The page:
Office 365 phishing campaign that can bypass AMF targets 10,000 organizations

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Microsoft security researchers have uncovered a large-scale phishing campaign that uses HTTPS proxy techniques to hijack Office 365 accounts. The attack is capable of bypassing multi-factor authentication (MFA) and has targeted over 10,000 organizations since September 2021.

The objective of the campaign appears to be business email compromise (BEC), a type of attack in which an employee’s email account is used to trick other employees of the same organizations or external business partners into initiate fraudulent money transfers. According to the FBI’s Internet Crime Complaint Center (IC3), BEC attacks resulted in over $43 billion in losses between June 2016 and December 2021.

The Power of Opponent-in-the-Middle (AiTM) Phishing

The attacks observed by Microsoft started with victims receiving malicious emails containing malicious HTML attachments. Some emails posed as voicemail notifications and prompted users to open attachments, which redirected them to pages simulating the progress of a download, but then redirected them back to an Office 365 login page malicious.

Although it looks like a typical phishing attack, the backend implementation is what makes them different. First, the user’s email address is encoded in the redirect page URL and is used to pre-populate the login field on phishing pages. Second, the phishing pages themselves act as a proxy and extract their content in real time from the legitimate Office 365 login page.

The phishing pages were hosted on HTTPS-compliant domain names, some of which had names mimicking Microsoft services. Essentially, the victim’s browser established a TLS connection to it, and the page established a TLS connection to the real hookup site. With the email address auto-populated, the attackers were able to view the personalized Office 365 login pages that victims were used to seeing for their own organizations, making the attack more believable.

Since the phishing page acted as a proxy, it forwarded the credentials entered by the user to the legitimate Office 365 site and then displayed the MFA prompt requested by the website in real time. The goal was to complete the login process in real time and capture the user’s session cookie.

Session cookie is a unique identifier set by websites in browsers once an authentication process has been successfully completed to remember the user when browsing the website without asking them for s ‘authenticate again.

“According to our observations, after a compromised account logged into the phishing site for the first time, the attacker used the stolen session cookie to authenticate with Outlook online (outlook.office .com),” the Microsoft researchers said in their report. “In several cases, the cookies had an MFA claim, meaning that even though the organization had an MFA policy, the attacker used the session cookie to gain access to the compromised account name.”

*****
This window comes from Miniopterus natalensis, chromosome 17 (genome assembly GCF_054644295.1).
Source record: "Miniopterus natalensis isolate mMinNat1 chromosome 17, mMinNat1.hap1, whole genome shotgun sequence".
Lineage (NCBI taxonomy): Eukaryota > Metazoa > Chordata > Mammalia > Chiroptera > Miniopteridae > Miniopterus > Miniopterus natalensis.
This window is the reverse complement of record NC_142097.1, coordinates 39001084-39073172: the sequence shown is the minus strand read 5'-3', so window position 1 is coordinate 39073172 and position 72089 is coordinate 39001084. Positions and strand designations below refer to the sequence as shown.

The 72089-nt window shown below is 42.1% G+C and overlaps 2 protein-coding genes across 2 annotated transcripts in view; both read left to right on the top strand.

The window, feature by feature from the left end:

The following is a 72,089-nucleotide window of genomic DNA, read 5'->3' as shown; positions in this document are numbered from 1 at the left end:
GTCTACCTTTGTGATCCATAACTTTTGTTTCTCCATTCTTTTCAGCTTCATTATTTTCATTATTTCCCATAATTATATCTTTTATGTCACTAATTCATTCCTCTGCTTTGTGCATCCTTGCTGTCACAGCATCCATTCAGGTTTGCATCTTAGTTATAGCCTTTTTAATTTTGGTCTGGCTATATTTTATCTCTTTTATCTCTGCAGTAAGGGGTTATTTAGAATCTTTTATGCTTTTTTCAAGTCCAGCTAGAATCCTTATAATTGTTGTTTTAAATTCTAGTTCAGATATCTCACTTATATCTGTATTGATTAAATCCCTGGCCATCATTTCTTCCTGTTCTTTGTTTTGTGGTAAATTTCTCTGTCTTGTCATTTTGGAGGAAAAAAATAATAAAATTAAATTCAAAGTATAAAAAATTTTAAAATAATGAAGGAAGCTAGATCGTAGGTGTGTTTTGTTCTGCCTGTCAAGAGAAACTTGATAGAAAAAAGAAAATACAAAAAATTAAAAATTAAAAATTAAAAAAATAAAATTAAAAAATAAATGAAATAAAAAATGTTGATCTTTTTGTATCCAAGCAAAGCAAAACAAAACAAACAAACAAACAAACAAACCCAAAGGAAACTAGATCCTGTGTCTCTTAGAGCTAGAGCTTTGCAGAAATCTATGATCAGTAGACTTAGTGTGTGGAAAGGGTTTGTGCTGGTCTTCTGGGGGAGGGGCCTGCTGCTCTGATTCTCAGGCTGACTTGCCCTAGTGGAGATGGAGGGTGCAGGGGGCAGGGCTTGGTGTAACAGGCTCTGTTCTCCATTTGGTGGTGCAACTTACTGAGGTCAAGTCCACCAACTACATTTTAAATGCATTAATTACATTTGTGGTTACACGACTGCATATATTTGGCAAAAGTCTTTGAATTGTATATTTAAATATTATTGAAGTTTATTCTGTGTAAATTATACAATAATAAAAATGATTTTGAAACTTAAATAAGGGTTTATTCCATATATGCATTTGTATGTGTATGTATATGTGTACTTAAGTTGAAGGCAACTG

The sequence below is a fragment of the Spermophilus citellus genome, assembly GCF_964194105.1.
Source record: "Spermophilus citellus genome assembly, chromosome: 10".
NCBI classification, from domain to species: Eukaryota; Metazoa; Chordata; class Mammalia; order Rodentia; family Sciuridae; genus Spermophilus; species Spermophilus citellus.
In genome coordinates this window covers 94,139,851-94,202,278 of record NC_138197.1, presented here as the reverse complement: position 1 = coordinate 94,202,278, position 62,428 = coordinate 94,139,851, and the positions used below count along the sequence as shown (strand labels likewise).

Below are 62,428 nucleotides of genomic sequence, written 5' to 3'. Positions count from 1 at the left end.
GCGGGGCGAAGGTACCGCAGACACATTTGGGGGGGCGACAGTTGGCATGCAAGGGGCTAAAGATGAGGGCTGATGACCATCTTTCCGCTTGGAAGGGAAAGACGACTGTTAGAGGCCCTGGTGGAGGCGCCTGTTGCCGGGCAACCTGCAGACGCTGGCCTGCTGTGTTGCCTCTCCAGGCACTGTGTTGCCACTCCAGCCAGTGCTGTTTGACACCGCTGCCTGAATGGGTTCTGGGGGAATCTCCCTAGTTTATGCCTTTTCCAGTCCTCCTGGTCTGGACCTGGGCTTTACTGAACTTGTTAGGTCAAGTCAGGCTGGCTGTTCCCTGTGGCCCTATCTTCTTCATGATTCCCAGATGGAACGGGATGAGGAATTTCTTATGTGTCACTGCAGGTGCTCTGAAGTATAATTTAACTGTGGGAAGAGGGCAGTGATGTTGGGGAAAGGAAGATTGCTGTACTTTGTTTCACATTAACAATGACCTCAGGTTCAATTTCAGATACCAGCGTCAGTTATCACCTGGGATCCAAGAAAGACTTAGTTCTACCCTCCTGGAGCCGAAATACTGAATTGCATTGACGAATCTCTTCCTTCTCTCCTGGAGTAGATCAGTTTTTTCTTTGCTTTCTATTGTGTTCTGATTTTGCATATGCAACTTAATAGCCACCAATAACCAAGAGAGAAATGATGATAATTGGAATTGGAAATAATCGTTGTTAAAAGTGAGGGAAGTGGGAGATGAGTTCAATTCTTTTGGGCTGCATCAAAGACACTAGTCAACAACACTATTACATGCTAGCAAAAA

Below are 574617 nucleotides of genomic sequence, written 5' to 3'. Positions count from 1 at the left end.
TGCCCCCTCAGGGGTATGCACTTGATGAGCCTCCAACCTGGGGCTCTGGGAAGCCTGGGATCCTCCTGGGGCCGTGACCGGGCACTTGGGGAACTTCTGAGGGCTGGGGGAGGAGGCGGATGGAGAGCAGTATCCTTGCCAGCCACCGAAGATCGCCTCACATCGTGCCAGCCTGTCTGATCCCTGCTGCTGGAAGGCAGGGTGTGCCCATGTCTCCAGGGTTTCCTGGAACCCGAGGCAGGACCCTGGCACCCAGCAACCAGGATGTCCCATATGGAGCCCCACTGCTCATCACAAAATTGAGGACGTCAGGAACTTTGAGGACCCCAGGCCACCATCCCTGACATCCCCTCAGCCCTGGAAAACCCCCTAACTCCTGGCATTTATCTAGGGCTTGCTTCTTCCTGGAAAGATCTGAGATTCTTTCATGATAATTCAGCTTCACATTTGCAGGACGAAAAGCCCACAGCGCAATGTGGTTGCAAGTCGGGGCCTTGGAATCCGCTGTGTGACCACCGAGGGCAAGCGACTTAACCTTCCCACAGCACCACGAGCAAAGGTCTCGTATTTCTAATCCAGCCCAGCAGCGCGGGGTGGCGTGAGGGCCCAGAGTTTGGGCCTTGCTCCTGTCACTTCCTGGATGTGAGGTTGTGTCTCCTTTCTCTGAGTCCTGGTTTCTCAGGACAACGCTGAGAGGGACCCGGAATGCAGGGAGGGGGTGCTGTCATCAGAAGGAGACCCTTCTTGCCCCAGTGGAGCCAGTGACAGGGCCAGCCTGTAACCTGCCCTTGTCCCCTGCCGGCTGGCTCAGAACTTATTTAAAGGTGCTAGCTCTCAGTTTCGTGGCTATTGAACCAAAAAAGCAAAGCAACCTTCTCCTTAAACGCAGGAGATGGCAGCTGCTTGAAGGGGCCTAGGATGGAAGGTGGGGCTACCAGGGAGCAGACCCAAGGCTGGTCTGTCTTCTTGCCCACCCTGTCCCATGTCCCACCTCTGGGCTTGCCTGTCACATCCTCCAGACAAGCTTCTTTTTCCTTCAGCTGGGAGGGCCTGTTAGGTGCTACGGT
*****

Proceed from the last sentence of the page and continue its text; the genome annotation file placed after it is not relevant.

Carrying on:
This man-in-the-middle based phishing technique against authentication systems is not new and there are several open source toolkits that allow attackers to easily automate such phishing attacks. The toolkit used in this case is called evilginx2 and exists since 2018.

It should be noted that not all types of MFA can be circumvented by AiTM techniques. FIDO 2-compliant solutions that rely on a key fob connected to the computer or a fingerprint sensor in a mobile device cannot be proxied in this way. Even though SMS-based or code-based solutions are vulnerable, it’s still better to use any form of MFA than not using it at all, as there are a variety of less sophisticated attacks that will be blocked, such as credential stuffing and other forms of passwords. flight.

Microsoft also recommends enabling Conditional Access policies that check for compliant devices or trusted IP addresses before completing authentication, as well as continuously monitoring suspicious logins from unusual locations, ISPs, or non-standard user agents.

From phishing to BEC

Following a successful compromise, the attackers searched the victim’s inbox for threads mentioning financial transactions or bills they could insert themselves into and begin impersonating the victim. Once they identified such a thread or target of fraud based on past communications, they created an email to that person or entity on behalf of the owner of the email account and set up a email filtering that automatically marked all future replies from that correspondent as read. and archived it.

They also deleted the messages they sent from the drafts, sent, and junk folders and continued to check every few hours to check the archive folder for replies. “On one occasion, the attacker conducted multiple fraud attempts simultaneously from the same compromised mailbox. Each time the attacker found a new fraud target, he updated the inbox rule which he created to include the organizing domains of these new targets.”

In some cases, attackers took just five minutes to identify a potential fraud victim they could trick and start messaging them from the compromised email. Sometimes the back and forth took days and there are signs that the fraud was done manually.

Microsoft recommends that organizations have policies in place to monitor inbox rules that might have suspicious purposes or to trigger alerts for unusual amounts of mail access events by untrusted IP addresses or devices. .

Copyright © 2022 IDG Communications, Inc.

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